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State v. Kyle B.

Supreme Court of Nebraska

January 26, 2018

State of Nebraska on behalf of Mariah B. and Renee B., minor children, appellee.
Kyle B., appellant.

         1. Contempt: Appeal and Error. In a civil contempt proceeding where a party seeks remedial relief for an alleged violation of a court order, an appellate court employs a three-part standard of review in which (1) the trial court's resolution of issues of law is reviewed de novo, (2) the trial court's factual findings are reviewed for clear error, and (3) the trial court's determinations of whether a party is in contempt and of the sanction to be imposed are reviewed for abuse of discretion.

         2. Contempt: Due Process: Judgments: Appeal and Error. Though the ability to pay the purge amount in a civil contempt proceeding is a factual question that is reviewed for clear error, whether the facts result in a due process violation is a question of law.

         3. Contempt: Words and Phrases. Civil contempt requires willful disobedience as an essential element. "Willful" means the violation was committed intentionally, with knowledge that the act violated the court order.

         4. Contempt. If it is impossible to comply with the order of the court, the failure to comply is not willful.

         5. Words and Phrases: Appeal and Error. Willfulness is a factual determination to be reviewed for clear error.

         6. Contempt: Proof: Evidence: Presumptions. Outside of statutory procedures imposing a different standard, it is the complainant's burden to prove civil contempt by clear and convincing evidence and without any presumptions.

         7. Contempt: Presumptions: Child Support. Neb. Rev. Stat. § 42-358(3) (Reissue 2016) provides that a rebuttable presumption of contempt shall be established if a prima facie showing is made that court-ordered child or spousal support is delinquent.

         [298 Neb. 760] 8. ___: ___: ___. Necessarily, the rebuttable presumption of contempt provided by Neb. Rev. Stat. § 42-358(3) (Reissue 2016) encompasses the essential element of willfulness.

         9. Contempt: Evidence: Child Support. In contempt proceedings, both Neb. Rev. Stat. § 42-358(3) (Reissue 2016) and logic dictate that a valid child support order is evidence of the parent's ability to pay the amount specified therein.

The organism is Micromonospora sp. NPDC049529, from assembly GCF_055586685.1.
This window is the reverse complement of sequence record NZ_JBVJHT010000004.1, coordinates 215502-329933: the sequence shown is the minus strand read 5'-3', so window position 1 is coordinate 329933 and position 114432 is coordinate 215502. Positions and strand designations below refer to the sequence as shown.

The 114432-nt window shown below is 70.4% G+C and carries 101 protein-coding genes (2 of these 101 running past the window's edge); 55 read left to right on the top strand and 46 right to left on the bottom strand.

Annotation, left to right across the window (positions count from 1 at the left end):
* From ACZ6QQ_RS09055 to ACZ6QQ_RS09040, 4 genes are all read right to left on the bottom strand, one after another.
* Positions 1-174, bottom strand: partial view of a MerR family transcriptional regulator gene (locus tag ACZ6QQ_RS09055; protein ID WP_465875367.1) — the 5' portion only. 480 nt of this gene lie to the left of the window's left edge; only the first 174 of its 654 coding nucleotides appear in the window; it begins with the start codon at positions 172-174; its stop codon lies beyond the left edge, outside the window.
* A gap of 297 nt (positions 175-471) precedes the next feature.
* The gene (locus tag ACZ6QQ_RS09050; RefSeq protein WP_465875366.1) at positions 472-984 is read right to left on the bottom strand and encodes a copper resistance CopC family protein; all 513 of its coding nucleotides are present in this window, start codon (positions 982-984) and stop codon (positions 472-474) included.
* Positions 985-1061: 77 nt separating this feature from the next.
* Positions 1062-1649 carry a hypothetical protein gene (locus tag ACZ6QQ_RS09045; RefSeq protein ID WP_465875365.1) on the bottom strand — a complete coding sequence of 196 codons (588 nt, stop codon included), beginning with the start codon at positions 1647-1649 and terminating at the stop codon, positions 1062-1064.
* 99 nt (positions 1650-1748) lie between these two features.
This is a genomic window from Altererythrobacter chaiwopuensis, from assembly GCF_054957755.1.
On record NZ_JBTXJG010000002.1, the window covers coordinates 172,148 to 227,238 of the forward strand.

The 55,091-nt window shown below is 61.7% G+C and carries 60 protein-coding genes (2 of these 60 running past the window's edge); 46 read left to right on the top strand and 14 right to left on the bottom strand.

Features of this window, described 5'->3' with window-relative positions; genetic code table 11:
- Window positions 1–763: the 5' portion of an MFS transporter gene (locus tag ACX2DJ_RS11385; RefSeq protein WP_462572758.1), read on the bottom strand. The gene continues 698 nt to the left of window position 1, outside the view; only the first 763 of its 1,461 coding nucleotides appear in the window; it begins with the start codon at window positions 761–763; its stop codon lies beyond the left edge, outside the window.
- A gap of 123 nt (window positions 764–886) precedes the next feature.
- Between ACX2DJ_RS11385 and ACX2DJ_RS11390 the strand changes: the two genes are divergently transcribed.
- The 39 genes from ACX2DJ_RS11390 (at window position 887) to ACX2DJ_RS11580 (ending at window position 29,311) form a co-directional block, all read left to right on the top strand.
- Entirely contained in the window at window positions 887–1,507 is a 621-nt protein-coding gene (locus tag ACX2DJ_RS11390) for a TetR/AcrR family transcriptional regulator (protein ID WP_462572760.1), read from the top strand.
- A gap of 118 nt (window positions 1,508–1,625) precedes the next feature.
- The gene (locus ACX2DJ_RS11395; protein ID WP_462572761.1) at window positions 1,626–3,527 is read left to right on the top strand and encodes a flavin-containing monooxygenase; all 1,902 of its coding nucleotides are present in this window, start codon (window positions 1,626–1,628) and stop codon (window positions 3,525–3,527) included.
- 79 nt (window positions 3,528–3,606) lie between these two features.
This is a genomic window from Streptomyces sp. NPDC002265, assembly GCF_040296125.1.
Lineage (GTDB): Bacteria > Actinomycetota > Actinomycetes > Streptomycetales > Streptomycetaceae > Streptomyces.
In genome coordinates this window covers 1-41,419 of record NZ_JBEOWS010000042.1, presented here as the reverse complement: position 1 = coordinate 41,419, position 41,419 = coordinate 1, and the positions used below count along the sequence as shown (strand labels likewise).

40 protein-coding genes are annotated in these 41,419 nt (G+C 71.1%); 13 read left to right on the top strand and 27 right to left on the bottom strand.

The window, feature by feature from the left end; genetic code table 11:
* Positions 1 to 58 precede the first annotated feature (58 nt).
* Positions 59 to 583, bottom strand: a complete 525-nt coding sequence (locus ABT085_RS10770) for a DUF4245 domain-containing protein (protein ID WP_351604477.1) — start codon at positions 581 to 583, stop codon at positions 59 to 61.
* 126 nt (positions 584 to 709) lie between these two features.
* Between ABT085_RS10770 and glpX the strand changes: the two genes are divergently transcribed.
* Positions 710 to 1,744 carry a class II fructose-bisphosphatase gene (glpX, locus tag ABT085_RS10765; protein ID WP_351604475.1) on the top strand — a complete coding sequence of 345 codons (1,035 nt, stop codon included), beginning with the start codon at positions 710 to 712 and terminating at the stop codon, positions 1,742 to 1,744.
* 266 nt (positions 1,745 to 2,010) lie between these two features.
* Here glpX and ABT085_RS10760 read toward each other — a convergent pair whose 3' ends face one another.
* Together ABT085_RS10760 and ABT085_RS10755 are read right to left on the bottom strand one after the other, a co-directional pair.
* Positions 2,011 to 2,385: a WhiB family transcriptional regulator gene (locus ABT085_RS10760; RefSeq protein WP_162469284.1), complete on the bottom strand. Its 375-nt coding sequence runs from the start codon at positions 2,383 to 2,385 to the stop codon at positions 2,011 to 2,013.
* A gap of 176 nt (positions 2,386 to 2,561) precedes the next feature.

10. Child Support. The parent's ability to pay is an important consideration in setting the amount of a child support order.

         11. Child Support: Rules of the Supreme Court: Presumptions. Child support established under the Nebraska Child Support Guidelines is presumed correct, unless one or both parties present sufficient evidence to rebut that presumption.

         12. Trial: Witnesses: Evidence. Triers of fact have the right to test the credibility of witnesses by their self-interest and to weigh it against the evidence, or the lack thereof.

         13. Constitutional Law: Criminal Law: Contempt: Due Process. A criminal or punitive sanction is invalid if imposed in a proceeding that is instituted and tried as civil contempt, because it lacks the procedural protections that the Constitution would demand in a criminal proceeding.

         14. Contempt: Sentences. A present inability to comply with a contempt order is a defense, not necessarily to contempt, but to the sanction of incarceration.

         15. Contempt: Judgments. When a purge order involves payment of money, the sum required to purge oneself of contempt must be within the contemnor's ability to pay within the time period provided in the order, taking into consideration the assets and financial condition of the contemnor and his or her ability to raise money.

         16. Contempt. Contemnors in civil contempt must carry the keys of their jail cells in their own pockets.

         17. Contempt: Presumptions: Child Support. The statutory presumption of contempt under Neb. Rev. Stat. § 42-358(3) (Reissue 2016) is inapplicable to the question of whether the purge plan is punitive.

         18. Contempt: Judgments. Despite any overlap with the finding of willful disobedience in the underlying contempt, a court that imposes incarceration as part of civil contempt proceedings shall make express findings regarding the contemnor's ability to comply with the purge order.

         19. Contempt: Proof. It is the contemnor who has the burden to assert and prove the inability to comply with the contempt order as a defense to incarceration.